Introduction

Extensive studies have been conducted on various methods of immobilization of enzymes. Conventional methods for immobilization of enzymes through covalent bonds have some merits; the enzymes are immobilized through strong bondage, and dissociation is low in substrate or salt solution even at high concentrations. However, change in structure of the immobilized protein or in their characteristics often occurs owing to severe treatment and there are many difficulties in the determination of the immobilization reaction conditions. On the other hand, immobilization through ionic bonds does not share these disadvantages, but the enzymes are easily dissociated.

The genetic engineering method, combined with the immobilization method using cell surface as a carrier for immobilization of enzymes, overcomes the disadvantages of the above methods; enzymes are immobilized by a strong covalent bondage. They can be regenerated according to the activation of the promoter, and they are "naturally" immobilized on the cell surface. Immobilization of enzymes on cell surface saves tedious purification process of enzymes to be used in conventional immobilization. Expression of proteins on the cell surface of S. cere-visiae would offer more advantages than other microbial cells. First, since S. cerevisiae is widely used in industrial production of proteins and chemicals, enzyme-coated yeast cells could be used as novel whole-cell biocatalysts, because surface-immobilized proteins are covalently linked to glucan in the cell wall, rendering them resistant to extraction. Second, as S. cerevisiae is generally regarded as safe (GRAS) for oral use, it can be used in food and pharmaceutical products.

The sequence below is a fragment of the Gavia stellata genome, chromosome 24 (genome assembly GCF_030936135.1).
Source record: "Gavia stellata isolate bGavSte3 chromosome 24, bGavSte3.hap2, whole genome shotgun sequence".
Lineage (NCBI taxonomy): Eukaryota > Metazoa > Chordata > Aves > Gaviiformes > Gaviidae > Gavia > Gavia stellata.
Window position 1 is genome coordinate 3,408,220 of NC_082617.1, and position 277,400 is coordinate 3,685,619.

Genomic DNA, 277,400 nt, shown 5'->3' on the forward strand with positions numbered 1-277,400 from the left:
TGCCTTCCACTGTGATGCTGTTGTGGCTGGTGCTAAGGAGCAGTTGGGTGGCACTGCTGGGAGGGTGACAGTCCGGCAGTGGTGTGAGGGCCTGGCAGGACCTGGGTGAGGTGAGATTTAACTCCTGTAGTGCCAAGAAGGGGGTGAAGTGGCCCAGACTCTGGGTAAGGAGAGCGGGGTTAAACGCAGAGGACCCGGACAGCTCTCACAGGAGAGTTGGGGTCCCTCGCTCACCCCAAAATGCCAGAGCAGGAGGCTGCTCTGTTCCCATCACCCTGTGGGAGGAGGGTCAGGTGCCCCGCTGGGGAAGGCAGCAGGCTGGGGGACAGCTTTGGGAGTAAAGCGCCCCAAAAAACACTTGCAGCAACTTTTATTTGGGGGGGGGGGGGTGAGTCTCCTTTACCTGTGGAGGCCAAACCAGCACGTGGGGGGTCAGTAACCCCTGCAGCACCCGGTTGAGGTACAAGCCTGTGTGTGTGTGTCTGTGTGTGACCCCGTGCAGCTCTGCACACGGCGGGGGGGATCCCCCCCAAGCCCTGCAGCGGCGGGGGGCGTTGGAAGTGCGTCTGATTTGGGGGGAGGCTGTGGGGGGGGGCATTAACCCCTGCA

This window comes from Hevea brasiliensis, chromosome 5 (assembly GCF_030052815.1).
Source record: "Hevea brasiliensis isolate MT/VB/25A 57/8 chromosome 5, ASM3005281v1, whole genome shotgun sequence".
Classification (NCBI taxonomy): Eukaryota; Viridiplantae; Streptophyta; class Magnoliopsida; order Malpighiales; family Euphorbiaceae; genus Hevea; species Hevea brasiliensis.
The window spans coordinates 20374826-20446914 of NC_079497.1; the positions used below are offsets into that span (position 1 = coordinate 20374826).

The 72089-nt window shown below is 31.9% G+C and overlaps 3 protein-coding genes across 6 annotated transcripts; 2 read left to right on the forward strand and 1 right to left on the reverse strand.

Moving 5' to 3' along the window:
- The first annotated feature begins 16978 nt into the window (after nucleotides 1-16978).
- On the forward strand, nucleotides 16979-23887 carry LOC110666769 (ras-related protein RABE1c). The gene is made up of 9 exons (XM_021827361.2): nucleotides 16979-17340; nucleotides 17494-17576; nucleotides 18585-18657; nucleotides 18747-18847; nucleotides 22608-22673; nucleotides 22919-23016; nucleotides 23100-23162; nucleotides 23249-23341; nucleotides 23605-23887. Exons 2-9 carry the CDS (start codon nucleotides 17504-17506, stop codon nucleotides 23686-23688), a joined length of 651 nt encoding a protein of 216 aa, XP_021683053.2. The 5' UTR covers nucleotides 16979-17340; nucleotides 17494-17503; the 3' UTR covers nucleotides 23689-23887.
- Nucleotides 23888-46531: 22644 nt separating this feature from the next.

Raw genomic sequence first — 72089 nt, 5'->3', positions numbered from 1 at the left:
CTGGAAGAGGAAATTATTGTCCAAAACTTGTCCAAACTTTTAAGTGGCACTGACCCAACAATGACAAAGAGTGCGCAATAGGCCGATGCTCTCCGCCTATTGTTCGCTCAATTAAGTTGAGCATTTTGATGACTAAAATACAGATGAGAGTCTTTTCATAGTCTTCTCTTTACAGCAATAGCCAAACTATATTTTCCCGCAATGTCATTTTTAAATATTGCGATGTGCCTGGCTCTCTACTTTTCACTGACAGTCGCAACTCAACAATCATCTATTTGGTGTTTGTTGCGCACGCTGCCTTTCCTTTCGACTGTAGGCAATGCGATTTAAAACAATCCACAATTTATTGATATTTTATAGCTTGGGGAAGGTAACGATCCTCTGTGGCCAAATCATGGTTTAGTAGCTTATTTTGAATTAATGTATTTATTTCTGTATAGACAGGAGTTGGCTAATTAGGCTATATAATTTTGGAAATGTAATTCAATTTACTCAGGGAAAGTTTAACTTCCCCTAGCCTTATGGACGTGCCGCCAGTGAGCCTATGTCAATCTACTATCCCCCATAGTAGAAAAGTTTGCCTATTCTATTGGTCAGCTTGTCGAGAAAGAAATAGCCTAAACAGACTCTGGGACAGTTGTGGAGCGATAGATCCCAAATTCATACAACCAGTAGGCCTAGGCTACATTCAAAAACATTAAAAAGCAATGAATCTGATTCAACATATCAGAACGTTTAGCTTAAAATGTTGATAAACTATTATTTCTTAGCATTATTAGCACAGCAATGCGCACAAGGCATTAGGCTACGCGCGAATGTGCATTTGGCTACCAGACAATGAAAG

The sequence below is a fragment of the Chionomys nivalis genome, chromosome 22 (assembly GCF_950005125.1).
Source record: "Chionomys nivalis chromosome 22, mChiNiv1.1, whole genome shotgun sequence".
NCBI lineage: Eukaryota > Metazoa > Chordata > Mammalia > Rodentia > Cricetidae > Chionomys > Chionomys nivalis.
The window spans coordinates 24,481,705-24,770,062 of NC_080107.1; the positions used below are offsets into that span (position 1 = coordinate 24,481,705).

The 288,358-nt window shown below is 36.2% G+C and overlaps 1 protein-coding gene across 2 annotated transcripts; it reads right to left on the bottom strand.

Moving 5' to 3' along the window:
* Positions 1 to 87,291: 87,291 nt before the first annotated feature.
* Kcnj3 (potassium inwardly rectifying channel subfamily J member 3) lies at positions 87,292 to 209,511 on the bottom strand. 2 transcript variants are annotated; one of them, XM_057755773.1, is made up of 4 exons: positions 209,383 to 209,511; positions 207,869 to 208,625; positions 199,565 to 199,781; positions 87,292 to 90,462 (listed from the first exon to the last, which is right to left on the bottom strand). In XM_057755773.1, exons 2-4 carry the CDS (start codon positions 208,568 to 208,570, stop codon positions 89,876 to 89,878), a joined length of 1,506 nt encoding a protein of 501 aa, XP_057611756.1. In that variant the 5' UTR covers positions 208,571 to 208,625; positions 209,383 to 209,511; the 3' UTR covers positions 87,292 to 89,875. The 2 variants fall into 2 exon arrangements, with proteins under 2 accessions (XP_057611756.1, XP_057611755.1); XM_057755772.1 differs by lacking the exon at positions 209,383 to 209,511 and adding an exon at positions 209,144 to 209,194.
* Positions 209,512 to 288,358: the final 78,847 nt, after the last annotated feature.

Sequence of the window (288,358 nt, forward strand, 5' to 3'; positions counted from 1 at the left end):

The immobilized enzyme displayed on the cell surface is also regarded as a kind of a self-immobilized enzyme on the cell surface; this phenomenon is passed on to daughter cells as long as the plasmid or the integrated gene is retained by the cells. This immobilization system could turn or remake S. cerevisiae into a novel and attractive microorganism as a whole-cell biocatalyst by surface expression of various enzymes, especially when target substrates are not able to be taken up by the cells.

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